- I'd *stress* the (initial) importance of rivers even more. Good production / GP city sites with a number of food resources can become mediocre due to the inability to build farms (until Biology or in the best case Civil Service). Making it impossible for it to use some extra hills or build a few more essential farms.
- Flood plains. For a good commerce site they are probably even more important than food resources. They tend to get undervalued a bit as they don't have a special resource.

emancipation comes too late for the cottage growth bonus to be really useful.

I strongly disagree with this remark. In most of my recent (tech-oriented) games I barely have 5-6 towns before Emancipation becomes available. It pretty much became the most important civic possible to increase tech rate ;).

The real point I was making is that farms are a second-best option and that cities that need them (in the absence of super-specialization) should be classed as second-rate at best, and city spots that can make do without them should be considered more valuable and settled/conquered first.

This is i.m.o. indeed one of the most important things to remember. I now judge future city sites based on the number of cottages they can support; unless ofcourse the goal of the city is production / GP oriented.

Gato Loco
Dec 29, 2005, 01:14 AM
- While cities are smaller, you can have two sets of tiles they can work; i.e. a set of tiles with farms & mines (for production) and a set of tiles for commerce. That way you can switch when needed. Variations ofcourse include pure farms (for very fast growth). When it gets bigger, those tiles can be remade into cottages, watermills & windmills. As long as you have enough workers this can be pretty effective.

This is an agonizing tradeoff if the commerce tiles are cottages that can't grow when they're not worked, but if you've got gold/gems/dyes/etc in the commerce position it's all good, especially if there's an overlapping city that can pick up the mines when the main city isn't using them. Yet another reason to love overlap.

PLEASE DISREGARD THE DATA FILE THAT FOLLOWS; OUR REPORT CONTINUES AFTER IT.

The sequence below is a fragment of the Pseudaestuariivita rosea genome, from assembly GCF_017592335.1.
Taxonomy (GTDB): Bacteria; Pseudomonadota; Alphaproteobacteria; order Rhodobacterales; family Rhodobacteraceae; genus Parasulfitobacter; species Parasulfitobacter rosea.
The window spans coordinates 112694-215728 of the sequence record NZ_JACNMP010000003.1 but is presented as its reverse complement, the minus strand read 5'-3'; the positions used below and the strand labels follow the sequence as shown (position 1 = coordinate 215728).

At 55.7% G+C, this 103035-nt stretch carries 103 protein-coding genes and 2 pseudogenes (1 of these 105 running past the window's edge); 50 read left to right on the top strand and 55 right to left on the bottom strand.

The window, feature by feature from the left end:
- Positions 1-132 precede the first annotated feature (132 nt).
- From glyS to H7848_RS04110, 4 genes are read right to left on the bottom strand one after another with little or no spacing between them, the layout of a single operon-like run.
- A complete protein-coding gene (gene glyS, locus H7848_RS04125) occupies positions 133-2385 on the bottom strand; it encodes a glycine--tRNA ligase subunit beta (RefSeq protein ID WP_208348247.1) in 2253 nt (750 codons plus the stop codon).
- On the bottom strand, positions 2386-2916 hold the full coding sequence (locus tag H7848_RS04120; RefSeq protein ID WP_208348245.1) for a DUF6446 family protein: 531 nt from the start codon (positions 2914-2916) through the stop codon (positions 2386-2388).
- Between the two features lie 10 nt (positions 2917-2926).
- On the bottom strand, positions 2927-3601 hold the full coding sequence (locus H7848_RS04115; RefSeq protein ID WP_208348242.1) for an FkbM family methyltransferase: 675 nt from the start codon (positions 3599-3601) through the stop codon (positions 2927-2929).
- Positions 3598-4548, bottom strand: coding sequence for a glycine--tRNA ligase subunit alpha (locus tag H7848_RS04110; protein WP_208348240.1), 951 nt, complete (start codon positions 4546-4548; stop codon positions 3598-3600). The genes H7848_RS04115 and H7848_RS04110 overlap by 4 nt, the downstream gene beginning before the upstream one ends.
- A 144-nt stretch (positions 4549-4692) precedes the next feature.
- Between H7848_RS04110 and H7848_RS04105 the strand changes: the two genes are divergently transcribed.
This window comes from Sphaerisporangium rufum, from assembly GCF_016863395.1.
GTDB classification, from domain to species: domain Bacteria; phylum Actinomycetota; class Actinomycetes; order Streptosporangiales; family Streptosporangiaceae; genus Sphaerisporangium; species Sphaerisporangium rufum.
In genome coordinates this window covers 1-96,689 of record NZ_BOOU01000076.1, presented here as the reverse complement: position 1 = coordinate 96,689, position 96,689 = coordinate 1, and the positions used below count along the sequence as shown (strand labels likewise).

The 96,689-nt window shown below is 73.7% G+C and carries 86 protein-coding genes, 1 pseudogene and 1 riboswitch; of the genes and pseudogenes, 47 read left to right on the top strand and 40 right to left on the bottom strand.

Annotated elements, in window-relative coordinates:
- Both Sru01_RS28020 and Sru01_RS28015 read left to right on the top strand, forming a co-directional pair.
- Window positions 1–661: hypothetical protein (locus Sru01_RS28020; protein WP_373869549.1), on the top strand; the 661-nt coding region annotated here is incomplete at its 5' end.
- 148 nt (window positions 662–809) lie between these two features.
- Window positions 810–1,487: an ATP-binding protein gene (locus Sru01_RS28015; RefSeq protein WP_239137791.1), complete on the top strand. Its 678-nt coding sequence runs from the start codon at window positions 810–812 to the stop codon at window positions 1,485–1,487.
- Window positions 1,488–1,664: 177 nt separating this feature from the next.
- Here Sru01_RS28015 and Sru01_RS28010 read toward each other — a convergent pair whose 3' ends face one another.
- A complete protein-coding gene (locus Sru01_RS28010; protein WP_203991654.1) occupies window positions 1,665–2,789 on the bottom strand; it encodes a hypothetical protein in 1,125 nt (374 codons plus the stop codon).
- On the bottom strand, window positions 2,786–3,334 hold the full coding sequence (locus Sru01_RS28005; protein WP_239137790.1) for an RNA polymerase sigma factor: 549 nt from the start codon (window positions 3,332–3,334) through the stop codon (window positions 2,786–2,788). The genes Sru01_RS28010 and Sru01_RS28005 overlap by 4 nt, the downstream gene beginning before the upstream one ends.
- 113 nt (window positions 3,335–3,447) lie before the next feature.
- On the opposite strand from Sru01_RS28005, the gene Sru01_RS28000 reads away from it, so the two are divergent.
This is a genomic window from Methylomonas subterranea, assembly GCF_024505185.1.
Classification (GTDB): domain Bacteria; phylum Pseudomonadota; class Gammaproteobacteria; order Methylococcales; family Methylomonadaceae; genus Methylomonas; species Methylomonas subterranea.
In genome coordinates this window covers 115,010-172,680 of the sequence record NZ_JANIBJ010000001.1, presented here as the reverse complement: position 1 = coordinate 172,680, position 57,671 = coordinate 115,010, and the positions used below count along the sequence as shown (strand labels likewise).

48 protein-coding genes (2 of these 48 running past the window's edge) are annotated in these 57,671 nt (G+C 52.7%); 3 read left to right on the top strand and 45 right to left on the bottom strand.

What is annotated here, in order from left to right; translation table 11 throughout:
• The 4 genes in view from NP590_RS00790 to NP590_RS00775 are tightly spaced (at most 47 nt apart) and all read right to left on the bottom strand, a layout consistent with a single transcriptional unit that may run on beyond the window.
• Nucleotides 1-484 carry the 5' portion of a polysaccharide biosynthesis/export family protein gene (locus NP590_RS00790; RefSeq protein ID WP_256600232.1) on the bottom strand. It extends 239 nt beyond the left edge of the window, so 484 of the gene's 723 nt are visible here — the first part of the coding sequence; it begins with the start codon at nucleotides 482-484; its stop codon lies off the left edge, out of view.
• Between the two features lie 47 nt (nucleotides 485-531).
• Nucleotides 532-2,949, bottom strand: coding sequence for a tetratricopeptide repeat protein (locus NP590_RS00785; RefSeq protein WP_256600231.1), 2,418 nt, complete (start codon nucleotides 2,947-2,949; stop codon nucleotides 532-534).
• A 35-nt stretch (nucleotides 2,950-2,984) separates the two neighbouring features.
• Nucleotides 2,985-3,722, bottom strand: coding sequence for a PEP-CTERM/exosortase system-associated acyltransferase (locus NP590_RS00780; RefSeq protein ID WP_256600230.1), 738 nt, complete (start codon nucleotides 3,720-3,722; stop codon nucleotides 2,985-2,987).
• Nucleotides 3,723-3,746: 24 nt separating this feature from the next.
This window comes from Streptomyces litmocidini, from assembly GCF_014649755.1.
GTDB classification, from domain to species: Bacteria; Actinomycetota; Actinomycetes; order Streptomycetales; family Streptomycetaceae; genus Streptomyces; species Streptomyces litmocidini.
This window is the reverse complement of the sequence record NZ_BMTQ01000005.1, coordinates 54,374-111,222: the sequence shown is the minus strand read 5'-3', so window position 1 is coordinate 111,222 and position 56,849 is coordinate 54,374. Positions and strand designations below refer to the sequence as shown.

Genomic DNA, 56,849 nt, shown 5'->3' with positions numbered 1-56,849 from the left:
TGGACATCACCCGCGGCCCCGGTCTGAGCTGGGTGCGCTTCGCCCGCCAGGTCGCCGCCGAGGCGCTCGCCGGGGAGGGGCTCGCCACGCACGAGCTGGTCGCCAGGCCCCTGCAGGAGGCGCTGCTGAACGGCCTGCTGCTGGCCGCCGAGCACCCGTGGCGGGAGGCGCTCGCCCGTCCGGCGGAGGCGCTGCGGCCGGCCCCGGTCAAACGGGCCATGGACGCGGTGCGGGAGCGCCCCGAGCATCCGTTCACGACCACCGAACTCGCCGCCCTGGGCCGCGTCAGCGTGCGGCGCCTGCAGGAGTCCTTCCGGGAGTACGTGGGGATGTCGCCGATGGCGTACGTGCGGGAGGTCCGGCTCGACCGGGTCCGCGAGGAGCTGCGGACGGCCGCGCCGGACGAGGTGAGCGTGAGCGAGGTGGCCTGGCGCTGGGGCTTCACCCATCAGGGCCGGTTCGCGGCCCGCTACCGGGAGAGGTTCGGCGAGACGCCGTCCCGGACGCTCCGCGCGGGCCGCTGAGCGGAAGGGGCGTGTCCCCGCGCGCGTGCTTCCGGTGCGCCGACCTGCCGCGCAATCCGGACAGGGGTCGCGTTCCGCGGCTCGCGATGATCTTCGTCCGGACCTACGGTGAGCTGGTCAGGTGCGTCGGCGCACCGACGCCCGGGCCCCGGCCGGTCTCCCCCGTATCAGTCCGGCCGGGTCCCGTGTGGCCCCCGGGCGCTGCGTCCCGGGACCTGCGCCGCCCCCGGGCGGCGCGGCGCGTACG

- I'd *stress* the (initial) importance of rivers even more. Good production / GP city sites with a number of food resources can become mediocre due to the inability to build farms (until Biology or in the best case Civil Service). Making it impossible for it to use some extra hills or build a few more essential farms.

Right on the mark. You don't miss rivers until you need them.

- Flood plains. For a good commerce site they are probably even more important than food resources. They tend to get undervalued a bit as they don't have a special resource.

Of course. 1 floodplain = 1 grassland rice for raw food output. Someone should really mod the game so those little resource baloons pop up over floodplains too. With a flood plain/cottage you get to have your cake and eat it too. Plus the cottage/floodplain combo leads to a lower population so you won't go over the health limit like you could farming all those floodplains for a GP factory. Actually a corollary of this could be that after obtaining one rice for health purposes you should cottage all the other rices since they're more or less equivalent to the floodplains which you've probably already cottaged. Any good reason they made rice give less food than the other grains?

I strongly disagree with this remark. In most of my recent (tech-oriented) games I barely have 5-6 towns before Emancipation becomes available. It pretty much became the most important civic possible to increase tech rate ;).

Looks like I spoke too soon. I suspect this depends on your expansion plans. Old, mature cities don't benefit much but new colonies would. The question is whether you're better off building cottages or wind/watermills for the younger cities. Thogh when you note is that with Emancitation plus the financial trait newly minted cottages get up to three commerce after five turns, and 5 commerce after 15, I can see where you're coming from. I'd also wonder whether emancipation is really the most important tech-rate civic when compared to free speech, representation, or state property. It all depends on what kind of game you're playing, as well as what era you're in. I suspect what you really mean is that it lets you increase tech rate with little tradeoff as long as you're not wedded to slavery or caste system, unlike the other science/economy civics which require you to forego other useful civics to run them. You could be running police state/vassalage/mercantilism/theocracy and still be growing your cottages with emancipation. (An emancipated police state? :confused: In theory I suppose...)

Thanks for commenting. Any new opinions are welcome.